“Cognitive Justice: the right of different knowledges to coexist so long as they sustain the life, livelihoods, and life chances of a people.” Shiv Visvanathan, 2021
Unpacking this theoretical statement and putting it into practice in the form of design of interactive, collaborative, and social processes that comprise various participatory methodologies in design and innovation, as well as the creative arts, has been a challenging struggle these past few months. Looking back, I can say the journey began back in April 2020, when I began contemplating the design of a social intervention that was based on participatory creative sessions to be implemented remotely in Nairobi’s informal wholesale fresh produce markets and the informal settlements at the last mile of the farm to fork value chain. I had to devolve all agency for the implementation of my conceptual design to the local facilitation team, and thus encourage them by example to devolve agency for creative self-expression to the participants themselves.
We took centering the agency and capacity for creativity of the participants very seriously, and made this explicit in the facilitators opening script. They were the experts in the sourcing and supply of perishable fresh vegetables without a cold chain. They carried the burden of risk in the informal social economic ecosystems in East Africa. Perishable produce is confined by geography but the informal wholesale networks out of the regional market hub, Nairobi, are able to keep supplies flowing throughout the year by sourcing at the borderlands of Ethiopia, Uganda, and Tanzania. Making this happen takes skills and experience, and relies on intangible cultural knowledge of the East African informal trade system and networks. There is no degree in biashara. Yet.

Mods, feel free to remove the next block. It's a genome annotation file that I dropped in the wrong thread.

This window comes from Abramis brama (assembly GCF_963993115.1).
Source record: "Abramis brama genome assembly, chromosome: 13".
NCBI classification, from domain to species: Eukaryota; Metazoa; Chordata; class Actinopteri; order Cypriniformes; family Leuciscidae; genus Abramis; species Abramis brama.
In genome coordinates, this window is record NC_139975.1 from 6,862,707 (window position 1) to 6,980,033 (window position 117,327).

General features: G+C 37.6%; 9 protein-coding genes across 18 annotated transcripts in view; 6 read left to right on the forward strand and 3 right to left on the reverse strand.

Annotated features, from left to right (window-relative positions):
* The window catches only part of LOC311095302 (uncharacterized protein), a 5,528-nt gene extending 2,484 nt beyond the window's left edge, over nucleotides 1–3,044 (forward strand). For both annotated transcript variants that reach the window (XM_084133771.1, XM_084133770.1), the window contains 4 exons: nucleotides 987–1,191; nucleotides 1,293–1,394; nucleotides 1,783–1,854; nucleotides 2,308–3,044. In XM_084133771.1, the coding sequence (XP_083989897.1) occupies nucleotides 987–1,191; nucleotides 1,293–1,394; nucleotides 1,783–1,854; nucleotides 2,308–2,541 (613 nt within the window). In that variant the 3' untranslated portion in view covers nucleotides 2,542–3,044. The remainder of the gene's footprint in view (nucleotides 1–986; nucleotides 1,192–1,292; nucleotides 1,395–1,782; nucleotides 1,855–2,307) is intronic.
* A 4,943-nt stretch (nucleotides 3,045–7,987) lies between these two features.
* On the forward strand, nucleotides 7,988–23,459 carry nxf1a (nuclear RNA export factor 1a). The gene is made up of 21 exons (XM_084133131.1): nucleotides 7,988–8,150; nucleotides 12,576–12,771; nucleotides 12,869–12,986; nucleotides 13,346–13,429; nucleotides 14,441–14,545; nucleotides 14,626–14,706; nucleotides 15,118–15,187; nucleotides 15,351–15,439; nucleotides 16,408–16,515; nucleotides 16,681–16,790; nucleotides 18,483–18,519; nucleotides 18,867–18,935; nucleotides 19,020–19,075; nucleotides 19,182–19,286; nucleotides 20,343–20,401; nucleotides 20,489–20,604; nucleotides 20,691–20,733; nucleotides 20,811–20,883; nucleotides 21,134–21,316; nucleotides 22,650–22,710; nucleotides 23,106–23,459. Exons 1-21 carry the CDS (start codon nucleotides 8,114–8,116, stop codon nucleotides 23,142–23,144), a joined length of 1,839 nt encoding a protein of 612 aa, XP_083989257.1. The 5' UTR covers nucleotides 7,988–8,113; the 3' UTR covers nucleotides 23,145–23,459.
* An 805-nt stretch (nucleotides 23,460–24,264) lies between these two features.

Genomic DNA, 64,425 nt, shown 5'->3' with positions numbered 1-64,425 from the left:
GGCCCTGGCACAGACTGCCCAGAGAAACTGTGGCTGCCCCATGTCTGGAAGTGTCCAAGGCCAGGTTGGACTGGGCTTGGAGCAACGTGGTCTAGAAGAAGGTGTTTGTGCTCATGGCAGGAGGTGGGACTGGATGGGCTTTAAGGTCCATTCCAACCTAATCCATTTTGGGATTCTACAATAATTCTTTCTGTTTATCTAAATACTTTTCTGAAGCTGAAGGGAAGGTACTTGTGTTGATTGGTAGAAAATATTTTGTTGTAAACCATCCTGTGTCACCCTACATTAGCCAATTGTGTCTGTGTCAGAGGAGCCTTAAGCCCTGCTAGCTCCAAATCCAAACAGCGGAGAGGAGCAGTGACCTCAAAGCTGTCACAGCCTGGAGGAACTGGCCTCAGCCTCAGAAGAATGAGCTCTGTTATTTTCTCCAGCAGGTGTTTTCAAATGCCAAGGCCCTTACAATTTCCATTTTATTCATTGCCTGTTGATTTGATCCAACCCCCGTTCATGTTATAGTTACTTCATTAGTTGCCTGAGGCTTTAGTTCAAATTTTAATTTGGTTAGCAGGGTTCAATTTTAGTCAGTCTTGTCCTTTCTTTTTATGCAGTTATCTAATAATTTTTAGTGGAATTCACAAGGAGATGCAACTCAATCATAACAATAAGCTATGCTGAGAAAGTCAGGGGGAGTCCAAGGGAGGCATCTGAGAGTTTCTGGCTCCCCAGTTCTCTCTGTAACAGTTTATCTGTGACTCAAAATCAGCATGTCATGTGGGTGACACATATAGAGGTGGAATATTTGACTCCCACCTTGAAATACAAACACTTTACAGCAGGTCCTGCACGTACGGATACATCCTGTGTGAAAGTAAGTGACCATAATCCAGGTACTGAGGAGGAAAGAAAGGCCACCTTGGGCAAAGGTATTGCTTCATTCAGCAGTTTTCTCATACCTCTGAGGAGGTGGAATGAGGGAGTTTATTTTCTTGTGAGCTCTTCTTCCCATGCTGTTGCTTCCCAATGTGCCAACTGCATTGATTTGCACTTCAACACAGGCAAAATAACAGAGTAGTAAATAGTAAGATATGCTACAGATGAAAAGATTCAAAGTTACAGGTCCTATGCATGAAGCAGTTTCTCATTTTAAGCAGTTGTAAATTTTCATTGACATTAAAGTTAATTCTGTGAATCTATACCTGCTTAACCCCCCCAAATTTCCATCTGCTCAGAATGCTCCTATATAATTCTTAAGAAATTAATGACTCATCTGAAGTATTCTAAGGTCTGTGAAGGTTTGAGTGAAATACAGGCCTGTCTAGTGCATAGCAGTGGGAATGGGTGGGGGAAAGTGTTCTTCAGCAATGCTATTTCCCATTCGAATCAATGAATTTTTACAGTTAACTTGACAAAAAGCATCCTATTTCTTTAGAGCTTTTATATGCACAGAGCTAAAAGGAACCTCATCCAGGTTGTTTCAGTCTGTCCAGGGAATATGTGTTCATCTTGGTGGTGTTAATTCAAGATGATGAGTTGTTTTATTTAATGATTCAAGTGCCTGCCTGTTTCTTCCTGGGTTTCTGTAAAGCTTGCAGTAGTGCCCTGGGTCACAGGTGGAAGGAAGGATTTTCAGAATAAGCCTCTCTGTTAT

When the women operating at the wholesale node and as street vendors in the low socioeconomic neighbourhoods were told that they were the important linchpins for urban food security, it transformed the way they perceived themselves and their role in society. They discovered they “mattered” to their community. That their hard work and sacrifices to keep fresh vegetables flowing from the farms to the slums, throughout the pandemic’s restrictions on travel and curfews, was necessary and important. The words used in the video interviews demonstrate an increase in motivation and determination – psycho-social facets of resilience in the face of systemic shock or natural disaster. Is it too early to begin exploring the connections between cognitive justice and creativity and agency in the context of sustainability driven resilient transformation roadmaps? Vegetable vendors set goals such as diversification and growth and met them in a year.
None of this would have happened if I had been present as the expert in the room.